In Conversation: Mike D

When the Beastie Boys’ career came to a tragic halt in 2012 after the death of Adam “MCA” Yauch, the remaining band members, Adam Horovitz and Mike Diamond (known as Ad-Rock and Mike D respectively), were faced with the difficult task of creating futures for themselves that weren’t mired in the past. “For three decades I was totally consumed with being in the band,” says Mike D, rail-thin in a leather jacket, sipping tea in the lobby of the Bowery Hotel. “Identifying what else I was comfortable doing with my life was a very gradual process.”

What he’s settled on has been both comparatively low-key and deeply enviable. Mike, 52, hosts the Beats 1 radio show The Echo Chamber, takes occasional production work and DJ gigs, globetrots with his kids, and has written an eagerly anticipated memoir with Ad-Rock. Thirty-seven years after forming the band, Mike can say, with a smile, “I learned a lot of things in the Beastie Boys — including how to appreciate a good time.”

Has working on the book affected your thinking about the Beastie Boys’ career? The conventional narrative, as I see it, is that there were three defining milestones for you guys: Licensed to Ill, Paul’s Boutique, and “Sabotage.” Does that jibe with your understanding of the band’s trajectory?

How do you see it?
What you described is an easy way to look at a timeline and pick out a few blips.

But it’s not based on nothing. Licensed to Ill was your biggest-selling album, Paul’s Boutique is considered, pretty much by consensus, to be your best album, and the “Sabotage” video gave you a new audience. What’s missing there?
It isn’t based on nothing — it’s just based on a simple timeline. There are a million moments that lead up to those moments you picked out. With Paul’s Boutique, for example, we were three fools trying to make something we loved. We didn’t realize it was going to flop. But its flopping gave the album room to be embraced by people that didn’t or couldn’t connect to Licensed to Ill. There was also a big void for us after Paul’s Boutique. That album put a stink on the band because it sold so poorly. Nobody wanted to work with us, and that gave us the creative freedom to make Check Your Head. Then the process of finding a new audience and building new music culminated with Ill Communication and “Sabotage.” Out of all that came the commercial success of Hello Nasty. So there’s the timeline, but with a bit more breadth or width.

I know I’m putting you on the spot with another career-spanning question, but what’s the weirdest or funniest reference the Beastie Boys ever snuck into song? “I’ve got more hits than Sadaharu Oh” is the one that kills me.
So you like that one? Was Sadaharu Oh a more obscure reference than, say, Rod Carew?

Rod Carew was an American League MVP!
But Sadaharu Oh was the Japanese baseball player that Americans could name. Let me think … George Drakoulias is a reference that was probably hard for people to get. Now you have me thinking about Paul’s Boutique. I’m happy that we have a lot of New York references on there, whether it’s Drakoulias or Ed Koch.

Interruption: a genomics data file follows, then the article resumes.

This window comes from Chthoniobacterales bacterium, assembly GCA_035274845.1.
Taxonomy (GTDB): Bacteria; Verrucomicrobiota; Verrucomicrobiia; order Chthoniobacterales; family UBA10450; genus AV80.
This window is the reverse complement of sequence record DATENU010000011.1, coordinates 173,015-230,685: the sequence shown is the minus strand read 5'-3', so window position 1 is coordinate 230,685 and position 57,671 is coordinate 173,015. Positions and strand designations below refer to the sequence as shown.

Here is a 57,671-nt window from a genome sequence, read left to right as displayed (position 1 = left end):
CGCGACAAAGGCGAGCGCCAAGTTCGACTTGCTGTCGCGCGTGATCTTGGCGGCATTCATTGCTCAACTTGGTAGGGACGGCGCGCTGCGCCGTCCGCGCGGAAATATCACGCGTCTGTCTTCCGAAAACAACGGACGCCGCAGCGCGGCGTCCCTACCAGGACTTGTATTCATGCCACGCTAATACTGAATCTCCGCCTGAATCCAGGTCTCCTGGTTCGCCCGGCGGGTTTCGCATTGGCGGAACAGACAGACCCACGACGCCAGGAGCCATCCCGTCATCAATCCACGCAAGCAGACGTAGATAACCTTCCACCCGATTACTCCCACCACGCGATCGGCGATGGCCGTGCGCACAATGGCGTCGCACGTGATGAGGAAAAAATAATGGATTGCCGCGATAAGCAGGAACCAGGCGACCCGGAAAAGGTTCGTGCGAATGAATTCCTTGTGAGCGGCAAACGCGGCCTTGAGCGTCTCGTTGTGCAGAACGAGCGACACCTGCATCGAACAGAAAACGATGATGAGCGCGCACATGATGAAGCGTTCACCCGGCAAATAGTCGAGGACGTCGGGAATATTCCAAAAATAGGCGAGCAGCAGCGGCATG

Let’s talk about New York for a bit. You’ve lived primarily in L.A. for a while but I’ll always think of the Beastie Boys as being quintessential New York characters. Do you still feel connected to the city?
Well, my mom lives on the Upper West Side where she’s always lived. But this is something I talk about with friends: It’s ironic that we had so much autonomy growing up here in the city in the ’70s and ’80s and now kids are so connected to their parents through their phones, even though the city is far safer. New York is infinitely different now than it was when I grew up. It was far more dangerous for us in every way. You wouldn’t have a car radio because you knew it’d only get stolen. Riding the subway could be nerve-racking on a number of levels. The city felt so much more lawless. And yet the families that did stay here instead of move to the suburbs had a commitment to being here and letting their kids explore. As an individual and a band we couldn’t have become who we became without that freedom and that exposure.

Given how important freedom and exposure were to who you became, do you worry about your kids missing out on those kinds of experiences? They’re growing up in a radically different environment than you did.
Obviously issues come up. There are teen-angst issues that are real. I have to constantly remind myself of how much anger I had at 15 years old for relatively little reason. I find myself interested in the different phases of music my kids have been into, from commercial rap like Kanye and Drake to the hard core that I grew up on like Black Flag and Bad Brains. And then there’s getting into Slayer, Black Sabbath, Led Zeppelin — the emergent testosterone classics.

What’s interesting about those phases?
I kept asking myself why that music hasn’t been totally replaced. It was weird to me that I wasn’t hearing things that my kids related to that I couldn’t embrace. When they did hit on something, I was like, Finally!

What did it?
When they started listening to $uicideboy$ I was like, “That’s it. That checks the boxes.” It’s really loud, I can’t really relate, I don’t really want to listen to it. I understand exactly why it’s good and I see exactly the music it’s combining, but I don’t need to participate and I’m good with that.

There was a period in the 80s when the Beastie Boys were considered a band that parents could have problems with. Do your kids have any sense at all of what you represented?